Fishing For Salmon With Alaskas Brown Bears
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Grimley is a one of the larger grizzly bears in Yellowstone National Park. He prefers to stay on the Wyoming side. He just woke a few weeks ago. That means he's still yawning, a little blurry eyed, a bit cranky, and defiantly hungry.

"Can't wait for the tourist to get her," Grimley grumbled as he blew the foam off a hot mocha latte he stole from a frightened park ranger. "They make it so easy to find food. Sure I can chase down some animal or go fishing in the river. But that's a lot of work. These tourist, on the other hand, they just show up with food and get real close. All I have to do is scare them off."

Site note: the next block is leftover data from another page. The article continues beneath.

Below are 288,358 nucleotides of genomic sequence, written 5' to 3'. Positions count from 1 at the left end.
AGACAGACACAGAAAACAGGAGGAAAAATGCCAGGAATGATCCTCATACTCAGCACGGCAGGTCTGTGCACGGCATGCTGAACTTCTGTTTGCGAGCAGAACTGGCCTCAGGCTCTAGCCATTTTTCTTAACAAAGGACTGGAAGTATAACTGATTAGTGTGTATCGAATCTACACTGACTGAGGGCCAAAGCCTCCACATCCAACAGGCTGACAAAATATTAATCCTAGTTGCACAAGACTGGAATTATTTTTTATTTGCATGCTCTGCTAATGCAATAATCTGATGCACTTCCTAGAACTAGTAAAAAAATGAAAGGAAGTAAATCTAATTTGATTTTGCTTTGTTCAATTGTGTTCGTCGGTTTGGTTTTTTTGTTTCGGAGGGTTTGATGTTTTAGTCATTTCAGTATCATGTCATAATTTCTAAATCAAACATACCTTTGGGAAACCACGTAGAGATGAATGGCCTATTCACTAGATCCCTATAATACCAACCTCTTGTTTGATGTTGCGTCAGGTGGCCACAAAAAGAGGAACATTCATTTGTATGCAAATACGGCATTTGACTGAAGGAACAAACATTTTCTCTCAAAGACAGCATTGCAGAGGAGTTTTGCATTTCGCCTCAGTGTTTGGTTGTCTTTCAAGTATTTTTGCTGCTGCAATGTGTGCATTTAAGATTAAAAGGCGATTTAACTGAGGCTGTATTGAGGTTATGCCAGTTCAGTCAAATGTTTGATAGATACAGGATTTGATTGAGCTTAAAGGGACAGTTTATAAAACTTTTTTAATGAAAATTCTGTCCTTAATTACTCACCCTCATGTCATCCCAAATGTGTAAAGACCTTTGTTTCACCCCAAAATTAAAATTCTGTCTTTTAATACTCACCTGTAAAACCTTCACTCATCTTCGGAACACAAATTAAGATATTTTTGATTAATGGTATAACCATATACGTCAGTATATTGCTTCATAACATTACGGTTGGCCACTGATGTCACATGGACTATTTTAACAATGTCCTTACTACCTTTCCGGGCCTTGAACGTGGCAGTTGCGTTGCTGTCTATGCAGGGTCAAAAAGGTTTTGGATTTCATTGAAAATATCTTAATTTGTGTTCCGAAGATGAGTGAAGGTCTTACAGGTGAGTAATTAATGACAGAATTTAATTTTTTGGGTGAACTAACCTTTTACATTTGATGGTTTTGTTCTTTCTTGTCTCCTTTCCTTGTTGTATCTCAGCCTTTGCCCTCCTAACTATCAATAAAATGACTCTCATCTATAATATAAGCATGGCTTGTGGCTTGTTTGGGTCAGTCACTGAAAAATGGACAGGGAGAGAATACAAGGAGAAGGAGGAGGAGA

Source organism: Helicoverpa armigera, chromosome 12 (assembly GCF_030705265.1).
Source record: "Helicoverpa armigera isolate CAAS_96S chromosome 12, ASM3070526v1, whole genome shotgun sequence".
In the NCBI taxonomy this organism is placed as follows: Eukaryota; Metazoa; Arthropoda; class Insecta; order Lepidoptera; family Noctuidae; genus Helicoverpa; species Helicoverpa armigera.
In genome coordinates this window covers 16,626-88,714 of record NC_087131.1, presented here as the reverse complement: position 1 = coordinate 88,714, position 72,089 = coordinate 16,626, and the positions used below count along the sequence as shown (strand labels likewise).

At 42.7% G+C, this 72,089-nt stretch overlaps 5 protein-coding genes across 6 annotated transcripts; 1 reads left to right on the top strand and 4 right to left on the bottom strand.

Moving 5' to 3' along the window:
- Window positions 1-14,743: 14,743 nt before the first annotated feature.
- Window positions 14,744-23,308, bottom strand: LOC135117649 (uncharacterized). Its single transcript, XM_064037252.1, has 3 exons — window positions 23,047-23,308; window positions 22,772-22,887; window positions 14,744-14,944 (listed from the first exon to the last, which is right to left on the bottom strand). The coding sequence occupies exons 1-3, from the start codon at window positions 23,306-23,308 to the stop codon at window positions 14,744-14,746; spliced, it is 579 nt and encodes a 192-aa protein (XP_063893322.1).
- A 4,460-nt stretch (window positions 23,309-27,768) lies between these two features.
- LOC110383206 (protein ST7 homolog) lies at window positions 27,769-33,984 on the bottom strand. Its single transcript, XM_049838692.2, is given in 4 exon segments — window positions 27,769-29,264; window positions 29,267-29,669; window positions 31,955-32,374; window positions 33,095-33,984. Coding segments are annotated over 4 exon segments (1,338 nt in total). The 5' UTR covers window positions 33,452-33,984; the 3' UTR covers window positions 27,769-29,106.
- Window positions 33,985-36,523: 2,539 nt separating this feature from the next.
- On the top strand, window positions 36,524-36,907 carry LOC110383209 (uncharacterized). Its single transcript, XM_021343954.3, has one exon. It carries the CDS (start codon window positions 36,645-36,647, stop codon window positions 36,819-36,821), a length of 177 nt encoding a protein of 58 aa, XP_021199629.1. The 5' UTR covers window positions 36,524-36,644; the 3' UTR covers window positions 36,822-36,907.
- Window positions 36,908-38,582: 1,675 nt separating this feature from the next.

"I got that Idea from a bear who lived here some time back. I forget his name. He kept taking picnic baskets rather than hunting."

"Then, there are those who think I'm okay with taking selfies with them, or maybe I want to be pet. That's like dinner just walking up to me and saying, 'hello'. Easy catch. They couldn't run off if they wanted to. Have you seen how out of shape they are?"

"Some animal right's activist hate that humans are allowed in the park. Frankly, I'm glad they are here and more are coming every year. I've never had it so good."

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